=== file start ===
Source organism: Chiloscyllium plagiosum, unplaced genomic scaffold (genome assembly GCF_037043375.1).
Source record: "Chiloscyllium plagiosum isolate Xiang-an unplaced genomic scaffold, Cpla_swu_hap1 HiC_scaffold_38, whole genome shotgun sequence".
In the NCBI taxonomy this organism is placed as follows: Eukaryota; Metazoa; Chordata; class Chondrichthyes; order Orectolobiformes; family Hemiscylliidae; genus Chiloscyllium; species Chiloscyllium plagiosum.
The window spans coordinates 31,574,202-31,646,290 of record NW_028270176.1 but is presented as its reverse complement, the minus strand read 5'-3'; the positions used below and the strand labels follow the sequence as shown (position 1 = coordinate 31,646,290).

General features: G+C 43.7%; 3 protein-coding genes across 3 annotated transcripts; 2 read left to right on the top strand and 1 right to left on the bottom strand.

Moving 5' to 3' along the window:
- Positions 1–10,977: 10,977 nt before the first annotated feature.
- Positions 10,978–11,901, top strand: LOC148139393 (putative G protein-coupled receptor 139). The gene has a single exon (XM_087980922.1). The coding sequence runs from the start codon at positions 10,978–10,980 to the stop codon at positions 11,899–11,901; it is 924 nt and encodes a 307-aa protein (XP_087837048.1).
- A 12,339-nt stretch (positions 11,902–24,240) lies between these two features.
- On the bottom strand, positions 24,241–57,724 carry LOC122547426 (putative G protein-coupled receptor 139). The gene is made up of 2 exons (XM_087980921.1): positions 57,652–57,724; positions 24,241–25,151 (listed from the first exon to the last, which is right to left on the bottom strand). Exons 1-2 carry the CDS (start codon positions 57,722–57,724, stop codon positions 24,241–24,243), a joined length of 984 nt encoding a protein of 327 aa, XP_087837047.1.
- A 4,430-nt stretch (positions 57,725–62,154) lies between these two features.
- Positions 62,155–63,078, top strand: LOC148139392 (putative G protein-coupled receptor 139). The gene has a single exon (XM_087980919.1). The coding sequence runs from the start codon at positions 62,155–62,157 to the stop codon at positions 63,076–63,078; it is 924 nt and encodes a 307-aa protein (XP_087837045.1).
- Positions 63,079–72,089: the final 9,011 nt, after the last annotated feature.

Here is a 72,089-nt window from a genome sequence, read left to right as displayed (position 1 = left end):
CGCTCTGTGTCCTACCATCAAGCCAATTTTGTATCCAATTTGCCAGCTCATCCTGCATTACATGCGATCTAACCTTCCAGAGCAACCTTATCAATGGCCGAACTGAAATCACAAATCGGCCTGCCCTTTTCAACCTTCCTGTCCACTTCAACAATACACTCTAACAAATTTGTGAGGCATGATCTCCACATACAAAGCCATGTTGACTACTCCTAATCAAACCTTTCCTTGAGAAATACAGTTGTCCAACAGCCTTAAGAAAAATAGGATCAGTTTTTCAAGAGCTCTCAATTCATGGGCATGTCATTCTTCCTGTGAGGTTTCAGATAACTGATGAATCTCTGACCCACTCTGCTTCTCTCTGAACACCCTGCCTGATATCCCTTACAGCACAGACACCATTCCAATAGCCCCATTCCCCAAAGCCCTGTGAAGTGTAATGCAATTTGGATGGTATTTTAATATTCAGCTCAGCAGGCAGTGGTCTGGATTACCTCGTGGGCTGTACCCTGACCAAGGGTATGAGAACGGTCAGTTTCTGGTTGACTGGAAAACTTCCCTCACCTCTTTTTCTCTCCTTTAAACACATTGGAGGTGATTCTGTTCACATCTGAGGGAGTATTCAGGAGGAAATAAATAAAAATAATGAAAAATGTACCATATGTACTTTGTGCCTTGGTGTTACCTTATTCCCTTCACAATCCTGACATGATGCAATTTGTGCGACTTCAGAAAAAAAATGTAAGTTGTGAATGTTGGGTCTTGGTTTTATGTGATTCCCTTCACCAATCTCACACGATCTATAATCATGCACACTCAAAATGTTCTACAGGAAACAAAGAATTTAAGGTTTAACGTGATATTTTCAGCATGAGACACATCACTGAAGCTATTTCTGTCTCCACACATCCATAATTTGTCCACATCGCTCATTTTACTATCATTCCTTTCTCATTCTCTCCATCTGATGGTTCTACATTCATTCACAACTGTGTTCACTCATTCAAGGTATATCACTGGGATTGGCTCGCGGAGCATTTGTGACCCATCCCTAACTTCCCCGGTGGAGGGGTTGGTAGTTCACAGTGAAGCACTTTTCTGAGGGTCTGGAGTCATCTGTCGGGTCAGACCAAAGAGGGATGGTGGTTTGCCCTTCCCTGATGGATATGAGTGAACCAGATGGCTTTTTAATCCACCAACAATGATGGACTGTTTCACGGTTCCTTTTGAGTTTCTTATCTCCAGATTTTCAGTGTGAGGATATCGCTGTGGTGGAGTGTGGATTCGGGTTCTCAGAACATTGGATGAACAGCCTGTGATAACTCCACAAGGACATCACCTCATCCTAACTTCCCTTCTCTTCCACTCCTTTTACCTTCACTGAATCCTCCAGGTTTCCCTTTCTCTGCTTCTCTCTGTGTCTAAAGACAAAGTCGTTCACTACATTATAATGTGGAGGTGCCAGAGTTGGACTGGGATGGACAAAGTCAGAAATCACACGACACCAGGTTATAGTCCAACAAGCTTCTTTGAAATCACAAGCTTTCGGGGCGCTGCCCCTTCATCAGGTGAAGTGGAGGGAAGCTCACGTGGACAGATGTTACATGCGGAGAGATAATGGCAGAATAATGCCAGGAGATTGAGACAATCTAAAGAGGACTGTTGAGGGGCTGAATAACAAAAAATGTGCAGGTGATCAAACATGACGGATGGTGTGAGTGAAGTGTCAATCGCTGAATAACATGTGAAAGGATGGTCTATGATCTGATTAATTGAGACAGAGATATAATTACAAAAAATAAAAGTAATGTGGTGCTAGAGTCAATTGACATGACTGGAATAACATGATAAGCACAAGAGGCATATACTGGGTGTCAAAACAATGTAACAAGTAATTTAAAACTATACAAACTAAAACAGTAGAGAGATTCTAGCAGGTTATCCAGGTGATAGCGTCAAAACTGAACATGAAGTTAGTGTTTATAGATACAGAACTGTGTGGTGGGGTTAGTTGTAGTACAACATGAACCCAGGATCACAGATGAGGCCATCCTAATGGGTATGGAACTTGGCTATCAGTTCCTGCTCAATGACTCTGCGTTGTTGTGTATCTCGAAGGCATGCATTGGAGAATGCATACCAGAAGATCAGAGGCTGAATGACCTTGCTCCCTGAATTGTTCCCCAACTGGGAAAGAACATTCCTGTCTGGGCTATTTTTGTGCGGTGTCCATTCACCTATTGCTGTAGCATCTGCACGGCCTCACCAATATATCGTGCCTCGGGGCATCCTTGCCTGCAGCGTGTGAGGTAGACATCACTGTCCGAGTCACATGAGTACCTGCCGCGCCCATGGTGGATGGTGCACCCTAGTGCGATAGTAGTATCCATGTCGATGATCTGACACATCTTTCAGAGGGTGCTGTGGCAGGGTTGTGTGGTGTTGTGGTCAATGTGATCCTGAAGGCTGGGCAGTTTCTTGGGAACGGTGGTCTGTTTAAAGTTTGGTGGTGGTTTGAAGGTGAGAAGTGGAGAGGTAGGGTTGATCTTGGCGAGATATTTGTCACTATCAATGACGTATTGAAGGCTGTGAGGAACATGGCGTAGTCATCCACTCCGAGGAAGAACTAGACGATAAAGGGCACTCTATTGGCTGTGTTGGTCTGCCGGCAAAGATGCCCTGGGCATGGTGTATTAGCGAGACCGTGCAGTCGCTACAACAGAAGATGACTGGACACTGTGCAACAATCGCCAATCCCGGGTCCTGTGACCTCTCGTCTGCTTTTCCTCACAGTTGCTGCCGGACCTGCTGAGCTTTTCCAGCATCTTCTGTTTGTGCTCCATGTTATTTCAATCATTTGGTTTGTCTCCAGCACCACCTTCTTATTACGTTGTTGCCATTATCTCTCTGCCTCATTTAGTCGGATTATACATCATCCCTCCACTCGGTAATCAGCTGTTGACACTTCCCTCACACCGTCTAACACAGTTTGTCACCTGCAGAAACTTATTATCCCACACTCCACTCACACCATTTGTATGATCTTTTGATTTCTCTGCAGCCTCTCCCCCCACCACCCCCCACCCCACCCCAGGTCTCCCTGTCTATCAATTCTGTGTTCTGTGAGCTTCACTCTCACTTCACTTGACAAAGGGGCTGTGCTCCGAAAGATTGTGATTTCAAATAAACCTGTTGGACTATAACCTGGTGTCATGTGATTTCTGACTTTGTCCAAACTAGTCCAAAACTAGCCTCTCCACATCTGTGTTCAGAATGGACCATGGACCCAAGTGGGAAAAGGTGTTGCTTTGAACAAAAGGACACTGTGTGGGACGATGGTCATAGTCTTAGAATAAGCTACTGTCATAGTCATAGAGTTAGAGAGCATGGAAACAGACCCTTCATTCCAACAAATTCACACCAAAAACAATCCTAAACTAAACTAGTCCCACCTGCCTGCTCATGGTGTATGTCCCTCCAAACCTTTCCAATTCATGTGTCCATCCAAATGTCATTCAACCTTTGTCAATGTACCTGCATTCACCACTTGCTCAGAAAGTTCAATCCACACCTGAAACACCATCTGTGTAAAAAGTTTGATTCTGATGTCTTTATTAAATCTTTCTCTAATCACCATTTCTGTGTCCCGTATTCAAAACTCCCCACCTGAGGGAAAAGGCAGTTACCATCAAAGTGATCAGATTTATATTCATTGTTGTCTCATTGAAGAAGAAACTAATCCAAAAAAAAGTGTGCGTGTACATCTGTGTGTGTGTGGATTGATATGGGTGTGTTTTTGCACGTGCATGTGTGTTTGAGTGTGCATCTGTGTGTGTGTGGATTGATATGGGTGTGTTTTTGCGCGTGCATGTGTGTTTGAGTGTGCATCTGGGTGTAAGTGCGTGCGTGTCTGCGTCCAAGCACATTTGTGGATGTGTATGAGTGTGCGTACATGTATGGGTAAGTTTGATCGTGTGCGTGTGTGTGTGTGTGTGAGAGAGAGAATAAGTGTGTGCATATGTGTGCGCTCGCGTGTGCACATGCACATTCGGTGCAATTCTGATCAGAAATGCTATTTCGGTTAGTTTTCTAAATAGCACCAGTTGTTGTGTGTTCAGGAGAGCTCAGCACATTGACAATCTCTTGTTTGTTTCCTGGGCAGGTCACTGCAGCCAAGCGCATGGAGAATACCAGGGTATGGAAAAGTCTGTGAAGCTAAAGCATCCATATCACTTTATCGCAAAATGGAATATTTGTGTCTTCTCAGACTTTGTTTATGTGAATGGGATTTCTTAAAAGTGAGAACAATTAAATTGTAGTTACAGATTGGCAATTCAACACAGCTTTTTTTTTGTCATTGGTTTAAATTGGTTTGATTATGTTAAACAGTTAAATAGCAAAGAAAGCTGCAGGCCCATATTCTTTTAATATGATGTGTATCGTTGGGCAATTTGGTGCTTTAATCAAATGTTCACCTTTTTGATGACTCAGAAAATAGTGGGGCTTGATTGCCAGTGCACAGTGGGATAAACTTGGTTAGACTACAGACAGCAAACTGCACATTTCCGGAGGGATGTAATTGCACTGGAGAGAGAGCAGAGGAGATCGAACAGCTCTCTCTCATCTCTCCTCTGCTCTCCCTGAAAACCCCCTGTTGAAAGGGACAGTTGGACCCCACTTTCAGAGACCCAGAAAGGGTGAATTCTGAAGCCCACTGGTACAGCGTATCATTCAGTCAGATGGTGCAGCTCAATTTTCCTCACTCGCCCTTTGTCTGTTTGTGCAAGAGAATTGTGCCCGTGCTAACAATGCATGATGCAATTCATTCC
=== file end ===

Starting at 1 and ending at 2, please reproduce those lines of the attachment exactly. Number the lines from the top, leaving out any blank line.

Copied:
Source organism: Chiloscyllium plagiosum, unplaced genomic scaffold (genome assembly GCF_037043375.1).
Source record: "Chiloscyllium plagiosum isolate Xiang-an unplaced genomic scaffold, Cpla_swu_hap1 HiC_scaffold_38, whole genome shotgun sequence".